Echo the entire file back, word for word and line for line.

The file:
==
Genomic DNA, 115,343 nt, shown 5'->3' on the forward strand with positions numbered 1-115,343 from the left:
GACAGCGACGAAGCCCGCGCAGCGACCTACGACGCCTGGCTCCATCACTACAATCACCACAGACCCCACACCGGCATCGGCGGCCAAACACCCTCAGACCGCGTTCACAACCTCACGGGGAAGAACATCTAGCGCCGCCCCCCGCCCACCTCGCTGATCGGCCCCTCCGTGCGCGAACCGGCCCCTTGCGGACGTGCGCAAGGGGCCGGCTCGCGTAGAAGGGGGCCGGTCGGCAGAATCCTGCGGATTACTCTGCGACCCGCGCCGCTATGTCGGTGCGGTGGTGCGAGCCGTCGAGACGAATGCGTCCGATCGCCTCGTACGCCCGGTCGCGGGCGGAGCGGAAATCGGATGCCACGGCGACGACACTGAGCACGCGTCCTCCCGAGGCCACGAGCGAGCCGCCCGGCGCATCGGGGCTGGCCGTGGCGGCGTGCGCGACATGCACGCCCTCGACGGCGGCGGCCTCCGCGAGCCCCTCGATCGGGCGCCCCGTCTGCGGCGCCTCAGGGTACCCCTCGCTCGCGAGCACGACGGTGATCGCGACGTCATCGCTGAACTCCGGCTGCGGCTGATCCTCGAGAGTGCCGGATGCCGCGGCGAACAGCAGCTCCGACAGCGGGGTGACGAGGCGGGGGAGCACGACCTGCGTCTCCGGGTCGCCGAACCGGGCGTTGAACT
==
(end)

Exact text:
Genomic DNA, 115,343 nt, shown 5'->3' on the forward strand with positions numbered 1-115,343 from the left:
GACAGCGACGAAGCCCGCGCAGCGACCTACGACGCCTGGCTCCATCACTACAATCACCACAGACCCCACACCGGCATCGGCGGCCAAACACCCTCAGACCGCGTTCACAACCTCACGGGGAAGAACATCTAGCGCCGCCCCCCGCCCACCTCGCTGATCGGCCCCTCCGTGCGCGAACCGGCCCCTTGCGGACGTGCGCAAGGGGCCGGCTCGCGTAGAAGGGGGCCGGTCGGCAGAATCCTGCGGATTACTCTGCGACCCGCGCCGCTATGTCGGTGCGGTGGTGCGAGCCGTCGAGACGAATGCGTCCGATCGCCTCGTACGCCCGGTCGCGGGCGGAGCGGAAATCGGATGCCACGGCGACGACACTGAGCACGCGTCCTCCCGAGGCCACGAGCGAGCCGCCCGGCGCATCGGGGCTGGCCGTGGCGGCGTGCGCGACATGCACGCCCTCGACGGCGGCGGCCTCCGCGAGCCCCTCGATCGGGCGCCCCGTCTGCGGCGCCTCAGGGTACCCCTCGCTCGCGAGCACGACGGTGATCGCGACGTCATCGCTGAACTCCGGCTGCGGCTGATCCTCGAGAGTGCCGGATGCCGCGGCGAACAGCAGCTCCGACAGCGGGGTGACGAGGCGGGGGAGCACGACCTGCGTCTCCGGGTCGCCGAACCGGGCGTTGAACT